Greek Prime Minister Alexis Tsipras, his Israeli counterpart, Benjamin Netanyahu, and Cypriot President Nicos Anastasiades met in Nicosia on May 8 where they jointly applauded the geo-strategic cooperation between the three Mediterranean countries, including energy.
The three agreed to push ahead with plans to construct the East Med pipeline, or EastMed, which plans to transport gas from newly discovered fields in the East Mediterranean to Europe. Tsipras called the East Med pipeline “a project of utmost geo-strategic cooperation” while Netanyahu called the project a “very serious endeavour” that will boost Europe’s energy security.
An agreement for the East Med pipeline, which would begin off Cyprus’ southern coast and stretch to Italy, via Crete, and the Greek mainland, is expected to be launched in 2018.
Cyprus Natural Hydrocarbons Company CEO Charles Ellinas told New Europe on May 8 the trilateral meeting in Nicosia is helping to boost support for the project along with the European Commission, which granted €35 million in support for engineering studies.
“With the (high) price of gas that is expected in Israel, as well as the (overall) cost of the pipeline, by the time the gas arrives in Europe it is likely to be too costly to compete with Russian gas, even with US LNG (liquefied natural gas),” Ellinas said, adding that even though the studies for the pipeline are progressing and inter-governmental agreements are to be signed soon, there is a long way to go before it overcomes commercial challenges and it becomes reality.
“Hefty subsidies from Europe could help, but with Europe’s increasing shift towards renewables this is unlikely. The proof of the pudding would be in securing firm gas sales agreements in Europe – none of which are forthcoming, so far,” Ellinas said.
Meanwhile, Cyprus and Israel are engulfed in a dispute over Aphrodite, Cyprus’ main natural gas field discovered in 2011. According to Ellinas, Block 12, in which Aphrodite lies, is bordered on the Israeli side of the Exclusive Economic Zone (EEZ) line by a block called Ishai, which are owned by small Israeli companies.
“Their position, which the Israeli Ministry of Energy supports and is responsible for, is that the Aphrodite reservoir extends into Israel and that the quantities of natural gas lying in Isai are about 7-10 billion cubic meters (bcm), compared to about 100 bcm in Block 12. The owners of Block 12, Noble Energy, Delek, and Shell, disagree,” Ellinas said, referring to the US, Israeli, and UK-Dutch energy companies. “Their position is that Aphrodite does not extend into Ishai, and that even if did, the corresponding amounts of natural gas are negligible,” he explained.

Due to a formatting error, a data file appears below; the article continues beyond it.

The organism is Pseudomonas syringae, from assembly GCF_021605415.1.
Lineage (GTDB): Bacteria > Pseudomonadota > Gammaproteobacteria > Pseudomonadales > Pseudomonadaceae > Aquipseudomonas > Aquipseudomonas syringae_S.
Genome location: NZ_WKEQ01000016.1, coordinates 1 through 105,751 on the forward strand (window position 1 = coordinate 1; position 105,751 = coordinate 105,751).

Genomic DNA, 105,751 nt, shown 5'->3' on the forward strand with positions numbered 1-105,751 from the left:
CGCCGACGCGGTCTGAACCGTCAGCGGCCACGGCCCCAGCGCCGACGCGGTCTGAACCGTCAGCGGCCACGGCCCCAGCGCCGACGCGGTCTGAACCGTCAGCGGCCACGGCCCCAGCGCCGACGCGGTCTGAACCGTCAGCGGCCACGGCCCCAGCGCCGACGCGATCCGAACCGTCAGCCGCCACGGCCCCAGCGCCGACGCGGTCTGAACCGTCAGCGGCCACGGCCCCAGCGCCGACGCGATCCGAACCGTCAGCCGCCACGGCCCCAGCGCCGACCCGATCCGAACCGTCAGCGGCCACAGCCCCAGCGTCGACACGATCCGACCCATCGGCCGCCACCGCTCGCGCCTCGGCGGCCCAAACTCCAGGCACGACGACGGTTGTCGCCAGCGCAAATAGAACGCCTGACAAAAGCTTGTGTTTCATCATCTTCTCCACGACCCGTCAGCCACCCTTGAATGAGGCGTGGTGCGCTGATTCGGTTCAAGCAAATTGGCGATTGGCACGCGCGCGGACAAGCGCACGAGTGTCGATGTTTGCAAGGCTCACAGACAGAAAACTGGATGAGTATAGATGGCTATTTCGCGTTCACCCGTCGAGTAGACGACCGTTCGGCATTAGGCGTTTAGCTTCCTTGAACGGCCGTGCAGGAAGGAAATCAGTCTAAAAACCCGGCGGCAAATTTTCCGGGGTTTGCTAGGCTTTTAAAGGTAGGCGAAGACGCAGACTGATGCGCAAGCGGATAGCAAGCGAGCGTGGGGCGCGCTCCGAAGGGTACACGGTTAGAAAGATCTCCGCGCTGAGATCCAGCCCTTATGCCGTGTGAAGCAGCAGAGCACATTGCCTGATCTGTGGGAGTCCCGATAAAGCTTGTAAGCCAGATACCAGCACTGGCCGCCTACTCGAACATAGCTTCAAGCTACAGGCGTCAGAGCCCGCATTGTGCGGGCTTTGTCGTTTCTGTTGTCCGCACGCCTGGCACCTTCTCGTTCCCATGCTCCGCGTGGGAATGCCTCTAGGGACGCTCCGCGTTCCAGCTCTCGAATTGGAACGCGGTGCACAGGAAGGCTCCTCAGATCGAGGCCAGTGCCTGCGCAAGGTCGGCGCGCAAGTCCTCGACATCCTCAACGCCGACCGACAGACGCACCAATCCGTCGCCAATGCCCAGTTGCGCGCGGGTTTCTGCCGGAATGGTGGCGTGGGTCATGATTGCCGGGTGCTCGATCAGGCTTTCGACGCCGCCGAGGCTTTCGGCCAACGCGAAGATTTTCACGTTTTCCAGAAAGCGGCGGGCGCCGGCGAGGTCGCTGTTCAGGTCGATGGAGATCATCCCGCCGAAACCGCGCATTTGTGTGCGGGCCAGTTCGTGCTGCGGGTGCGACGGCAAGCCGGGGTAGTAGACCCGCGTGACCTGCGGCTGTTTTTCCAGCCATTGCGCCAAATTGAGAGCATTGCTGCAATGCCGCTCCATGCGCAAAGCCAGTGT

Asked if the dispute would slow natural gas supplies from the East Mediterranean region, Ellinas reiterated that disputes often occur often in the global oil and gas industry.
“To avoid this, neighbouring countries usually conclude agreements, known as ‘unitisation agreements’, immediately after an agreement that defines the dividing line between the two EEZs. These are framework agreements defining how the gas and proceeds should be apportioned, how disputes should be resolved, etc. This was done, for example, between Cyprus and Egypt in 2013,” Ellinas said. “Unfortunately, this was not done between Cyprus and Israel, although the EEZ delineation agreement was signed in 2010, which has led to the present situation. Instead of just having the two sets of companies in the dispute, the problem also involves both governments. Nevertheless, it is not a deal breaker or a showstopper,” he told New Europe.
According to Ellinas, the Israeli and Cypriot governments appear to be willing to enter into a process that should lead to a successful resolution. “The first step is that the companies involved should make a final attempt to reach an agreement between them during the next few months. If this does not have a positive result, the problem should then be referred to international arbitration. But it is important that all those involved should also accept and understand that the results of the arbitration will be binding,” he said.
Ellinas also said that the possibility of Aphrodite natural gas being sold in Egypt brought the problem into the limelight. He reminded that Noble Energy and Shell, as well as Cyprus and Egypt, are in talks to sell gas for liquefaction at the Idku LNG terminal and it has been reported that such talks in the advanced stages. “However, even though an inter-governmental agreement is close to being signed, a commercial gas sales agreement is another matter. Low gas prices globally make such an agreement challenging,” he said.
“Should any such agreement be reached, the (Israeli) Ishai owners cannot block them, but without a resolution, through arbitration, they may take their case to court. This may complicate the development of Aphrodite, but it will not slow down efforts for gas exports from the region.
Irrespective of the current particular problems, Cyprus and Israel are very close to an agreement at the political level, which will continue to be the case,” Ellinas said.